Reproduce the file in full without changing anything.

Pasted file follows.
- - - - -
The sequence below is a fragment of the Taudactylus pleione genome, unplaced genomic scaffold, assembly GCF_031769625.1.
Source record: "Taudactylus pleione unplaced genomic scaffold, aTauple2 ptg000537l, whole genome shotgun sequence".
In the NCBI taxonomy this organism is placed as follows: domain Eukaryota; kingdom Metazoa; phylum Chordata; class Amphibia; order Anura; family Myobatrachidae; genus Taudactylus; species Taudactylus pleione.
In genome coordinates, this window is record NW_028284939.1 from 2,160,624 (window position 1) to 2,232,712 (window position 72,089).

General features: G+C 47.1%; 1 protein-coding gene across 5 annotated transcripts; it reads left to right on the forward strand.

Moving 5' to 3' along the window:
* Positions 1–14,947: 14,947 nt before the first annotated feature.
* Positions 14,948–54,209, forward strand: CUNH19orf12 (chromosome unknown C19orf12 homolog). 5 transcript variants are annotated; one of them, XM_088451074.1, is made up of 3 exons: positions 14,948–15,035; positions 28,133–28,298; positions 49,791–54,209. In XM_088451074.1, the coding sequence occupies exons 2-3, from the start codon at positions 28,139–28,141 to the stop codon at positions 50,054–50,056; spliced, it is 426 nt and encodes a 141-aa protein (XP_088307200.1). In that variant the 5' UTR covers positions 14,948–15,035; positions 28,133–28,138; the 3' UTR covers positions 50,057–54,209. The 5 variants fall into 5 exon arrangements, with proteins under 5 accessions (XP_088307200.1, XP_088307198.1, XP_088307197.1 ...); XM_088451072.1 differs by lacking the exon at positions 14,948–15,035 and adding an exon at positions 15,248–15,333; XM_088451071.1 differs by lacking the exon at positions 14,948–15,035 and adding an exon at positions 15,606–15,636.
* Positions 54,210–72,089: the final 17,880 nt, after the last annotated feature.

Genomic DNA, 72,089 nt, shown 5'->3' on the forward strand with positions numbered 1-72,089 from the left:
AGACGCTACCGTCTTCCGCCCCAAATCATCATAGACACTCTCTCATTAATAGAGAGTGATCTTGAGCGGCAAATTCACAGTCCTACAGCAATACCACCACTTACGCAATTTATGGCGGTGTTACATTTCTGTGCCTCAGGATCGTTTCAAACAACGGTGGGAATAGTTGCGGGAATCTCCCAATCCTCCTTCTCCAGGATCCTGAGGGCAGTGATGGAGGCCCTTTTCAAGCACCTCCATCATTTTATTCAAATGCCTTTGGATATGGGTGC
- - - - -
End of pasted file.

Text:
The sequence below is a fragment of the Taudactylus pleione genome, unplaced genomic scaffold, assembly GCF_031769625.1.
Source record: "Taudactylus pleione unplaced genomic scaffold, aTauple2 ptg000537l, whole genome shotgun sequence".
In the NCBI taxonomy this organism is placed as follows: domain Eukaryota; kingdom Metazoa; phylum Chordata; class Amphibia; order Anura; family Myobatrachidae; genus Taudactylus; species Taudactylus pleione.
In genome coordinates, this window is record NW_028284939.1 from 2,160,624 (window position 1) to 2,232,712 (window position 72,089).

General features: G+C 47.1%; 1 protein-coding gene across 5 annotated transcripts; it reads left to right on the forward strand.

Moving 5' to 3' along the window:
* Positions 1–14,947: 14,947 nt before the first annotated feature.
* Positions 14,948–54,209, forward strand: CUNH19orf12 (chromosome unknown C19orf12 homolog). 5 transcript variants are annotated; one of them, XM_088451074.1, is made up of 3 exons: positions 14,948–15,035; positions 28,133–28,298; positions 49,791–54,209. In XM_088451074.1, the coding sequence occupies exons 2-3, from the start codon at positions 28,139–28,141 to the stop codon at positions 50,054–50,056; spliced, it is 426 nt and encodes a 141-aa protein (XP_088307200.1). In that variant the 5' UTR covers positions 14,948–15,035; positions 28,133–28,138; the 3' UTR covers positions 50,057–54,209. The 5 variants fall into 5 exon arrangements, with proteins under 5 accessions (XP_088307200.1, XP_088307198.1, XP_088307197.1 ...); XM_088451072.1 differs by lacking the exon at positions 14,948–15,035 and adding an exon at positions 15,248–15,333; XM_088451071.1 differs by lacking the exon at positions 14,948–15,035 and adding an exon at positions 15,606–15,636.
* Positions 54,210–72,089: the final 17,880 nt, after the last annotated feature.

Genomic DNA, 72,089 nt, shown 5'->3' on the forward strand with positions numbered 1-72,089 from the left:
AGACGCTACCGTCTTCCGCCCCAAATCATCATAGACACTCTCTCATTAATAGAGAGTGATCTTGAGCGGCAAATTCACAGTCCTACAGCAATACCACCACTTACGCAATTTATGGCGGTGTTACATTTCTGTGCCTCAGGATCGTTTCAAACAACGGTGGGAATAGTTGCGGGAATCTCCCAATCCTCCTTCTCCAGGATCCTGAGGGCAGTGATGGAGGCCCTTTTCAAGCACCTCCATCATTTTATTCAAATGCCTTTGGATATGGGTGC